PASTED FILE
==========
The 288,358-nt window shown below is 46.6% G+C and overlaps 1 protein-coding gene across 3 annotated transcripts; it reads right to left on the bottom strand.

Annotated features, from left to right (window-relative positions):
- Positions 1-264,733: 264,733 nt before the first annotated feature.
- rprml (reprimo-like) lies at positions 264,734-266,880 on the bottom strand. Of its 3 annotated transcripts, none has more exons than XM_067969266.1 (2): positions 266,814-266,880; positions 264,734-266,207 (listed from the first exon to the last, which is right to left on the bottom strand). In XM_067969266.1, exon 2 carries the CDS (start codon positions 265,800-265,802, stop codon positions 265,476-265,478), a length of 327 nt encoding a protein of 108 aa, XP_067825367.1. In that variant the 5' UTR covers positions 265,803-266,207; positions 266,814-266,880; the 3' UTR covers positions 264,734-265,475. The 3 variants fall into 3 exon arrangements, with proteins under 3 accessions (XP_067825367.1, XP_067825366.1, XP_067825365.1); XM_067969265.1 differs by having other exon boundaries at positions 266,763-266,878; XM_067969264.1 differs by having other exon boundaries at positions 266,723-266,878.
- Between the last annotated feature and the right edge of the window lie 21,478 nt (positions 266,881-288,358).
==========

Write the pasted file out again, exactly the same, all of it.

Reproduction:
The 288,358-nt window shown below is 46.6% G+C and overlaps 1 protein-coding gene across 3 annotated transcripts; it reads right to left on the bottom strand.

Annotated features, from left to right (window-relative positions):
- Positions 1-264,733: 264,733 nt before the first annotated feature.
- rprml (reprimo-like) lies at positions 264,734-266,880 on the bottom strand. Of its 3 annotated transcripts, none has more exons than XM_067969266.1 (2): positions 266,814-266,880; positions 264,734-266,207 (listed from the first exon to the last, which is right to left on the bottom strand). In XM_067969266.1, exon 2 carries the CDS (start codon positions 265,800-265,802, stop codon positions 265,476-265,478), a length of 327 nt encoding a protein of 108 aa, XP_067825367.1. In that variant the 5' UTR covers positions 265,803-266,207; positions 266,814-266,880; the 3' UTR covers positions 264,734-265,475. The 3 variants fall into 3 exon arrangements, with proteins under 3 accessions (XP_067825367.1, XP_067825366.1, XP_067825365.1); XM_067969265.1 differs by having other exon boundaries at positions 266,763-266,878; XM_067969264.1 differs by having other exon boundaries at positions 266,723-266,878.
- Between the last annotated feature and the right edge of the window lie 21,478 nt (positions 266,881-288,358).